Sunday, 18 December 2011

A true sports personality

I'm not usually very interested in BBC Sports Personality of the Year, but I notice that Darren Clarke has been nominated this year. Clarke has been described as a "walking, smoking, Guinness-drinking counterblast to the notion that the modern professional golfer has to be a finely-tuned athlete with a six-pack." He smoked his way to victory at this year's British Open and then stayed up all night on a nineteen hour bender. His manager, Chubby Chandler, says he plays better when he's fat. Clarke does not disagree.

"I'm not going to change anything that I do. I think it would be very poor of me if I was to change the way I am because of a few people's opinions. That's not going to happen.

"I drink a little too much, smoke a little bit too much and enjoy myself a little bit too much at times. But when it comes down to it, I'll put my head down and work whenever I really have to."

I can think of no better way of driving the Righteous to distraction this Christmas than by having this fine athlete win Sports Personality of the Year. Please vote and vote often. You know it makes sense.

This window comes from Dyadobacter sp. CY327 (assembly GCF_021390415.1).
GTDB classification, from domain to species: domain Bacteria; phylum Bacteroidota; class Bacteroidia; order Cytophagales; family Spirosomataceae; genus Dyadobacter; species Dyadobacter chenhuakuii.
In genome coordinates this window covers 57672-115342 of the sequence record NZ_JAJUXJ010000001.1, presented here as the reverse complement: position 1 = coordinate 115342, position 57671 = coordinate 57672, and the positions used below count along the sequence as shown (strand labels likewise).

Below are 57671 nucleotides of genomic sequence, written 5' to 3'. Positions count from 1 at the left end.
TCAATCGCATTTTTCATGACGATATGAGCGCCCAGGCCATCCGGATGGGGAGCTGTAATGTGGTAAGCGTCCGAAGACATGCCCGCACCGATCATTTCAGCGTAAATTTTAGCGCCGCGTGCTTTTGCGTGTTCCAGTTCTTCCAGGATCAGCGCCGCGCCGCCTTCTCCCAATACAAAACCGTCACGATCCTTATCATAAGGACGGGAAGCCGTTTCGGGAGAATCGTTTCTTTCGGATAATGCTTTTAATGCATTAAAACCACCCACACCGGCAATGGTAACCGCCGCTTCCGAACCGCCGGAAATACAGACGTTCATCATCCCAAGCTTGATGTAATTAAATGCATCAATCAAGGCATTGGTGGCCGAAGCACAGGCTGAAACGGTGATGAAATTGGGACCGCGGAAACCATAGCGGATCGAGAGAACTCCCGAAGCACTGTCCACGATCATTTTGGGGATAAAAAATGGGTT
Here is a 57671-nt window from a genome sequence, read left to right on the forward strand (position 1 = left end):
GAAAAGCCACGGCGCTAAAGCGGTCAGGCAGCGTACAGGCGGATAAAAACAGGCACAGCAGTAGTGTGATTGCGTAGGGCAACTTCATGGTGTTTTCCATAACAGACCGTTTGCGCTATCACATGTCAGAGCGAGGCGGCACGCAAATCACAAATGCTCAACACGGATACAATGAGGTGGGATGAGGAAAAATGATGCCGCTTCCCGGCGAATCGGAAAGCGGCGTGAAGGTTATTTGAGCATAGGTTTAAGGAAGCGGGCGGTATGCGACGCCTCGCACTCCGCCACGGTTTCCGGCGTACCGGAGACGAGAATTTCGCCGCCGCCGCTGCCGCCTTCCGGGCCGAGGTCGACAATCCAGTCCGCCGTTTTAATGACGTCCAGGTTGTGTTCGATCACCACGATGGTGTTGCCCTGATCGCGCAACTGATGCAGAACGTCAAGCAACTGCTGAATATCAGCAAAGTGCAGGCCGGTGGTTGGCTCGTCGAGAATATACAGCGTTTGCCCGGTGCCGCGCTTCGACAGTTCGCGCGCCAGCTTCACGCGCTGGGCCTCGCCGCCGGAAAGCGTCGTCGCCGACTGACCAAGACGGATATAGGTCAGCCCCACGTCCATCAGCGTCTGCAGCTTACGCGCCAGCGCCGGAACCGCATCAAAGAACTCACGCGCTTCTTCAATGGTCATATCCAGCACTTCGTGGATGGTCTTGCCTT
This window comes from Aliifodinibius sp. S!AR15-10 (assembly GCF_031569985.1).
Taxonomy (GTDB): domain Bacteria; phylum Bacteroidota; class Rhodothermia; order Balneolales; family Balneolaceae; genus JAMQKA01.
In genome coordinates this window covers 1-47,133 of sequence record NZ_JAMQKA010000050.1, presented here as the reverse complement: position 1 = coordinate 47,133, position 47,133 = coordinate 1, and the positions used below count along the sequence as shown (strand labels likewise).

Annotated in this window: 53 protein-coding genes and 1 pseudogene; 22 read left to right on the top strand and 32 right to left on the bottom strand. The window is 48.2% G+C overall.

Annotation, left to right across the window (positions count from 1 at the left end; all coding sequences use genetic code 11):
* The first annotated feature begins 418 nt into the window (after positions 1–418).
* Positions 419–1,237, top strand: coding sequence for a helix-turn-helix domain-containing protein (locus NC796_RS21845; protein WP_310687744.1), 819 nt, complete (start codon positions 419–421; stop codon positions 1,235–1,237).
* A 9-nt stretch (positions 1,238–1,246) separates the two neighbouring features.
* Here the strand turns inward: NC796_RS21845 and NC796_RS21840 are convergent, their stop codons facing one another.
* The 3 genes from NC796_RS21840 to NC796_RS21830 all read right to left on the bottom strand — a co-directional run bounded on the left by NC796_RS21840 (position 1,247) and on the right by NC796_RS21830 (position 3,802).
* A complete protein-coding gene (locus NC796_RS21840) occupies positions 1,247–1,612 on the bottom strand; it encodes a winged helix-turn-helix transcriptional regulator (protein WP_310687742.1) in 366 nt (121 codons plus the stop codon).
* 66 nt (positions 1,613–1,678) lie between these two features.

Anonymous said...

Jealous, much! Fine role model for us all.

Anonymous said...

Thanks Chris,I needed a new Hero.

The importance of heroes can never be misunderstood or misjudged.

A guiding lite in a stormy sea.

A marker of independence and freedom.

A man fallible,human,emotional.

He is just a man like me!

jean said...

In my hand I hold a ball
White and dimpled, rather small

Oh, how bland it does appear,

This harmless looking little sphere.

By his size I could not guess

The awesome strength it does possess;

My life has not been quite the same

Since I chose to play this game.

It rules my mind for hours on end.

A fortune it has made me spend.
It has made me curse and cry

I hate myself and want to have a curry and chips
I am promised a thing called ‘par’

If I can hit it straight and far.

To master such a tiny ball

Should not be very hard at all.

But my desires the ball refuses

And does exactly as it chooses

It hooks and slices, dribbles, dies

and disappears before my eyes.

Often it will have a whim

To hit a tree or take a swim.

I am promised a thing called ‘par’

If I can hit it straight and far.